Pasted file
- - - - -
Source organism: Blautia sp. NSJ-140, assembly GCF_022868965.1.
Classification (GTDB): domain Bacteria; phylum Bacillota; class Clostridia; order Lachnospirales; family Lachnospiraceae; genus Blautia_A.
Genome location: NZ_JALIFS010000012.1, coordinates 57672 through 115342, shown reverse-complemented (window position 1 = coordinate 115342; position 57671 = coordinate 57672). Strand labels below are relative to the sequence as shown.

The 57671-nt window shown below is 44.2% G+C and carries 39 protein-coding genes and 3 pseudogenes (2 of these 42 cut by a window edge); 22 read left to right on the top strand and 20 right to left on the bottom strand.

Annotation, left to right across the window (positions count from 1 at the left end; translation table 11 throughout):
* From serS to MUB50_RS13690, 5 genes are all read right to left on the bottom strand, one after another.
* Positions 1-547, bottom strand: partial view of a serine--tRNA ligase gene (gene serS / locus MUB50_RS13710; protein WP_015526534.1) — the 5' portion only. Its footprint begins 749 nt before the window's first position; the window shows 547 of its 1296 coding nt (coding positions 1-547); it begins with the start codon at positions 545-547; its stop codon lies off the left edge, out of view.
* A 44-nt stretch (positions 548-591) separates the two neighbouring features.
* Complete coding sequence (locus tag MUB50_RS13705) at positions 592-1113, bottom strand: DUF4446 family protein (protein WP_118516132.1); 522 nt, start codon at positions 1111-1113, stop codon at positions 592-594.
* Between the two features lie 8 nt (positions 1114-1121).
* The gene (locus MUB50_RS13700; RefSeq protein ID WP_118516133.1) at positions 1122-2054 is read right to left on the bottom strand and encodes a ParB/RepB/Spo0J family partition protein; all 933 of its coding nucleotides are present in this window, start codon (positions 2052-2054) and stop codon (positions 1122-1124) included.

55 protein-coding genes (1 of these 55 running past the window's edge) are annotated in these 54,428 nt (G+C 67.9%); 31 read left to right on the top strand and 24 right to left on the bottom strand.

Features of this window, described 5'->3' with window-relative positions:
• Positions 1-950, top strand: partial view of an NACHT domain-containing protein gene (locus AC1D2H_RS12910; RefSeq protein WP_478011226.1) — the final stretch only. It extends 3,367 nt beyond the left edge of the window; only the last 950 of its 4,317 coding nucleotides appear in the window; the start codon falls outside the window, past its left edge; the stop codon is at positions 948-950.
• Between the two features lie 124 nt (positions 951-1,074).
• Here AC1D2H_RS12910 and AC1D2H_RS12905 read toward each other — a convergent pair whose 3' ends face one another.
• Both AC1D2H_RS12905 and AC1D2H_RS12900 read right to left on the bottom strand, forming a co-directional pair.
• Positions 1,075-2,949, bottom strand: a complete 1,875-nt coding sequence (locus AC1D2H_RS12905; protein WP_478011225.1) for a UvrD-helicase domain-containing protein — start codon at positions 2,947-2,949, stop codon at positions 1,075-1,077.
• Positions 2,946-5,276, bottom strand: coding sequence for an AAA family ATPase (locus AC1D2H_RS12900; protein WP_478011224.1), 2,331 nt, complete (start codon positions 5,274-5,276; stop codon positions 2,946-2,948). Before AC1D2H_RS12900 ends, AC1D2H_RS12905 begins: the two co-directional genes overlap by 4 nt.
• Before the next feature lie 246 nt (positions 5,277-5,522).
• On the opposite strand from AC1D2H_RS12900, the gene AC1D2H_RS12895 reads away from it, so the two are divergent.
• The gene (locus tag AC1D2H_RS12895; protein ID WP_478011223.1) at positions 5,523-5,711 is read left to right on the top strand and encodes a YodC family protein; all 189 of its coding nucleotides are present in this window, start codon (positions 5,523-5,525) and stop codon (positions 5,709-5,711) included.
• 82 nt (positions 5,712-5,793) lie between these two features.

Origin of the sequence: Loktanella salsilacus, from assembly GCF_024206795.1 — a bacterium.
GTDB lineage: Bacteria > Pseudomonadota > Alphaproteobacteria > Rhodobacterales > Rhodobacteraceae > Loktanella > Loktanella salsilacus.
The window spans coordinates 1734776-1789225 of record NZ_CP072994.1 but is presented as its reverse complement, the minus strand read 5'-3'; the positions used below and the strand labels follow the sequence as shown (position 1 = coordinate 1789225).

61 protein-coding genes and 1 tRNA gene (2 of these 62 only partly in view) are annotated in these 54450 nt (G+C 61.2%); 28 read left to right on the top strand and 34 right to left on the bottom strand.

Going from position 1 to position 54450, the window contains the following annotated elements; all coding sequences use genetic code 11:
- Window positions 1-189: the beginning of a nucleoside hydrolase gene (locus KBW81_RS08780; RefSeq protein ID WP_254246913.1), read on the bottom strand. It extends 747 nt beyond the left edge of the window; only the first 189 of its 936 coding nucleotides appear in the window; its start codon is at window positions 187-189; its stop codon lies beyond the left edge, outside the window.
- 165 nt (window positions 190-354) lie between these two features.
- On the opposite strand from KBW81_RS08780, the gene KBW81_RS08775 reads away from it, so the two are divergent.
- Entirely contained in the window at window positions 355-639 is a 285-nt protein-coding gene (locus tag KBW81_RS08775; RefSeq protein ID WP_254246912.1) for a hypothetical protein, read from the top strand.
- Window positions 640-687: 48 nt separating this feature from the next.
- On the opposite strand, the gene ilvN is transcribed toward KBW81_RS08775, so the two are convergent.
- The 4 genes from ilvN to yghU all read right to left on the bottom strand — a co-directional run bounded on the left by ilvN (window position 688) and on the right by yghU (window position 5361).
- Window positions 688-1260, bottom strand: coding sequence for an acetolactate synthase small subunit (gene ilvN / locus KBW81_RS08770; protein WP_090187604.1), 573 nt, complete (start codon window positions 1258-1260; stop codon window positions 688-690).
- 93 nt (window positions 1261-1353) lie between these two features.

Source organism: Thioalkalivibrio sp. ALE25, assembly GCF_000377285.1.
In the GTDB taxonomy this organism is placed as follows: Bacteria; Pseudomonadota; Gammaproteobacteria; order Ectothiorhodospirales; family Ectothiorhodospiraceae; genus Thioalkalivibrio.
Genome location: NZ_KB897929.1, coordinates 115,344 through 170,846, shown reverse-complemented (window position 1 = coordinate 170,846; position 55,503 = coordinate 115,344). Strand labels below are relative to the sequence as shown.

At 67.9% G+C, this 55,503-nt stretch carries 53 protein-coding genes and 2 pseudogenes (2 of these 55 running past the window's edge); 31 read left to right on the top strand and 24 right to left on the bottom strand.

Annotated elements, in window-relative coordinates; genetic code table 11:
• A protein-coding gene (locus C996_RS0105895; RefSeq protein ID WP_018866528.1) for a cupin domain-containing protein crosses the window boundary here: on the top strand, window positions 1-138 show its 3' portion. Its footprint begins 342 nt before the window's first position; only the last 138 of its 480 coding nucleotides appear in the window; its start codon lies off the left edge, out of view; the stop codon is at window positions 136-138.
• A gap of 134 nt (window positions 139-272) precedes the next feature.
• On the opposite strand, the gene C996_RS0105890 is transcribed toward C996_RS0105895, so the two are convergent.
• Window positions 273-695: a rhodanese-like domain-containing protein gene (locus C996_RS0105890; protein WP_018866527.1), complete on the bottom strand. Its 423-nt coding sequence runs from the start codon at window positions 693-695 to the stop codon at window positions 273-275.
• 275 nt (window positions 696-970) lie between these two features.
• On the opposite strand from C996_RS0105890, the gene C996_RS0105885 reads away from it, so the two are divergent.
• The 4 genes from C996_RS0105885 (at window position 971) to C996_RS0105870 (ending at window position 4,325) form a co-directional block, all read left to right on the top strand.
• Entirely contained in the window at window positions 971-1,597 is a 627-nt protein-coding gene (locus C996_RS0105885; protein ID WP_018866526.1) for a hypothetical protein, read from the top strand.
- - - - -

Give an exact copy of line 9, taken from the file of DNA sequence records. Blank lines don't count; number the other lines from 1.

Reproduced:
* Complete coding sequence (locus tag MUB50_RS13705) at positions 592-1113, bottom strand: DUF4446 family protein (protein WP_118516132.1); 522 nt, start codon at positions 1111-1113, stop codon at positions 592-594.